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If you have already become a happy owner of a pneumatic gun or are just about to become one, this article about handling weapons safely is for you. Remember that any gun is not a toy, and you should follow a number of rules regarding the installation and removal of the tank, loading, and unloading of the gun, handling and taking care of the guns.
Do not demonstrate the gun in a large crowd of people, as this may mislead those around you, and they may mistake it for a firearm. Be sure to read all instructions before using a gun and remember that you must follow all of them (handling & possession). 90% of all accidents with air guns are due to careless handling, the perception that a gun is not loaded when it actually is and aiming it at an inappropriate target. All these cases can be avoided if a shooter handles a weapon responsibly and correctly.
Table of Contents
1. Handle the gun as if it is loaded, just like you would handle a firearm .
2. Always aim in and keep the barrel pointing in a safe direction. Choose only a target that cannot be shot through and make sure that pellets will not bounce off it because of its hard surface. Never shoot into water even if you are in your own backyard.. Never point your gun at people or animals, or anything else that you are not going to shoot.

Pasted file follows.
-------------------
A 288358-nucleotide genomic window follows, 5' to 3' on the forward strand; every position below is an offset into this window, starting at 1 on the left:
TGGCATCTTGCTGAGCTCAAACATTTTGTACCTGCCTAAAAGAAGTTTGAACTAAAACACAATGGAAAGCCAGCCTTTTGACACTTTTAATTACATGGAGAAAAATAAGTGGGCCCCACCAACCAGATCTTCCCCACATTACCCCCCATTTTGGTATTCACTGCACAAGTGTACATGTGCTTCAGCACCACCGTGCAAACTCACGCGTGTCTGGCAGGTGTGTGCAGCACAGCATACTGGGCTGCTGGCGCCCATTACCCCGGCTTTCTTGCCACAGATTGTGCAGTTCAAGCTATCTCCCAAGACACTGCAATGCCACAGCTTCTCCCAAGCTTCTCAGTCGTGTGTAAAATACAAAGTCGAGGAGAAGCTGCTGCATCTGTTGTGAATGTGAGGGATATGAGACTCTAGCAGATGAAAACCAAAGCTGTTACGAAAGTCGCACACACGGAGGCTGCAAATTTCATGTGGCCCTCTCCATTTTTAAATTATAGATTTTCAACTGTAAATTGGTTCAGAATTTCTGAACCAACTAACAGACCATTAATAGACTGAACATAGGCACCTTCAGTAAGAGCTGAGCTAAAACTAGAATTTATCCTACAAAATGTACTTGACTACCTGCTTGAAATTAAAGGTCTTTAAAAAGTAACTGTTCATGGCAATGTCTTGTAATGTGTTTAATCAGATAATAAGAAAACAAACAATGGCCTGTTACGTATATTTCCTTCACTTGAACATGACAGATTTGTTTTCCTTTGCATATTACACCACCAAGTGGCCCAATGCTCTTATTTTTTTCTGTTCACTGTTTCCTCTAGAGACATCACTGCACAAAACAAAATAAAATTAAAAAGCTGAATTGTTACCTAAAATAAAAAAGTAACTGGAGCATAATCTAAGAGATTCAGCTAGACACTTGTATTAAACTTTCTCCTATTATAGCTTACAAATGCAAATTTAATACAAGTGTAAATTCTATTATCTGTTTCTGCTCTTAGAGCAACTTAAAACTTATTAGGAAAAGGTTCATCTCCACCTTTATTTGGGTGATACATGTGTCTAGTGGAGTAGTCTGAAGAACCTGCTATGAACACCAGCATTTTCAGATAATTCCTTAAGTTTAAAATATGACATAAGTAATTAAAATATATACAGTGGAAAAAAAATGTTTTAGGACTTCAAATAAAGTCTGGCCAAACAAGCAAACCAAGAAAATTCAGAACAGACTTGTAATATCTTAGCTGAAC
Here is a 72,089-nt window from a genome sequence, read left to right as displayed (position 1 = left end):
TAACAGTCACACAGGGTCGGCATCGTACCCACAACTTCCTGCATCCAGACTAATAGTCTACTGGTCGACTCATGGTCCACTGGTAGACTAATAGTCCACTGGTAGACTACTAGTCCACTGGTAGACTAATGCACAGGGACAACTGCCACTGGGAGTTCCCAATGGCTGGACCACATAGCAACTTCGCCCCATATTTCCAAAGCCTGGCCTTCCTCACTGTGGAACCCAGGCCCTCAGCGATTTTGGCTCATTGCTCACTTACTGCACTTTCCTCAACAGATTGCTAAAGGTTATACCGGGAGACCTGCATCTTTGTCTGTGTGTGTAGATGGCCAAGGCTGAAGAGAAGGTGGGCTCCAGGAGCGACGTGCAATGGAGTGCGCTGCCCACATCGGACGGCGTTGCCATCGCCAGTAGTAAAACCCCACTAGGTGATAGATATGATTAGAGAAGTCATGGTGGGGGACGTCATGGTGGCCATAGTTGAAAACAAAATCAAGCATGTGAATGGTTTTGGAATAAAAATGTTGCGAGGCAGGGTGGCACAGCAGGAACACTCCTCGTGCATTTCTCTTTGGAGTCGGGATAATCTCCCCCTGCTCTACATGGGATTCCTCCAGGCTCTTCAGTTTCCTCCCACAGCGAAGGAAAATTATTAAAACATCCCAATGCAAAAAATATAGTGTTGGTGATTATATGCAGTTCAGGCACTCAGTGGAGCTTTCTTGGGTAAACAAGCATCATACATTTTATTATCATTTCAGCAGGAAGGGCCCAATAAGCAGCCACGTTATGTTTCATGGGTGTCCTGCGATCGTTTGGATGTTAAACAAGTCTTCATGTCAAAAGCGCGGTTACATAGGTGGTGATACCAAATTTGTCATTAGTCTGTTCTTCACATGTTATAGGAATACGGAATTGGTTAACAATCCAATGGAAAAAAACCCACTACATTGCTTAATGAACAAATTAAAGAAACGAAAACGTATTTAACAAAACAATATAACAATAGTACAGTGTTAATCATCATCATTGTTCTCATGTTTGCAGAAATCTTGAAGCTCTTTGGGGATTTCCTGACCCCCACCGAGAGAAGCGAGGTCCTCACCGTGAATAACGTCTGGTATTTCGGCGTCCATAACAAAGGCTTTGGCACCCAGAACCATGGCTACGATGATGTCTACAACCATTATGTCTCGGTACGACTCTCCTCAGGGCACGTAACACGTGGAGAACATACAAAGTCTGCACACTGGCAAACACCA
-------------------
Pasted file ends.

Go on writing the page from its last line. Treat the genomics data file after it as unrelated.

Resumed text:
3. Keep your grip safety activated until you are ready to shoot. Do not pull the trigger when the grip safety activated (a pellet can get stuck in the barrel). As in any mechanical devices, the grip may fail. Even when the grip safety is activated, handle it with caution. Never point the gun at anyone or at anything you do not want to shoot.
4. When you take the gun from someone or from a safe, check if it’s discharged and the grip safety is activated.
5. Do not touch the trigger until you are ready to shoot.
6. Use special goggles while shooting.
7. If you wear eyeglasses, put the goggles on top of those.
8. Always use .177 (4.5) caliber pellets.
9. Never reuse pellets.
10. Keep the trigger, if any, locked when storing.
11. Keep your gun in a safe place at your house without pellets and CO2 cylinders.
12. Before storing the gun, make sure it is discharged and secured.
13. Do not forget that any repair of the gun is carried out only in special workshops.
14. Never let a loaded gun out of your hand.
15. An air gun, together with its instructions, may only be handed over to persons over 18 y/o and familiar with the principles of handling weapons.
16. Do not modify your gun. Changes may not be compatible with the design of the gun and will be contrary to these instructions. The use of such weapons can cause serious injury or death. It will also void the warranty on the gun.
17. If you have dropped your gun, inspect and check it carefully before using it again. If something changes, like the stroke of the trigger, it could mean damage to or destruction of parts of the gun. If this happens, contact a service department.
CO2 Cylinder Installation and Removal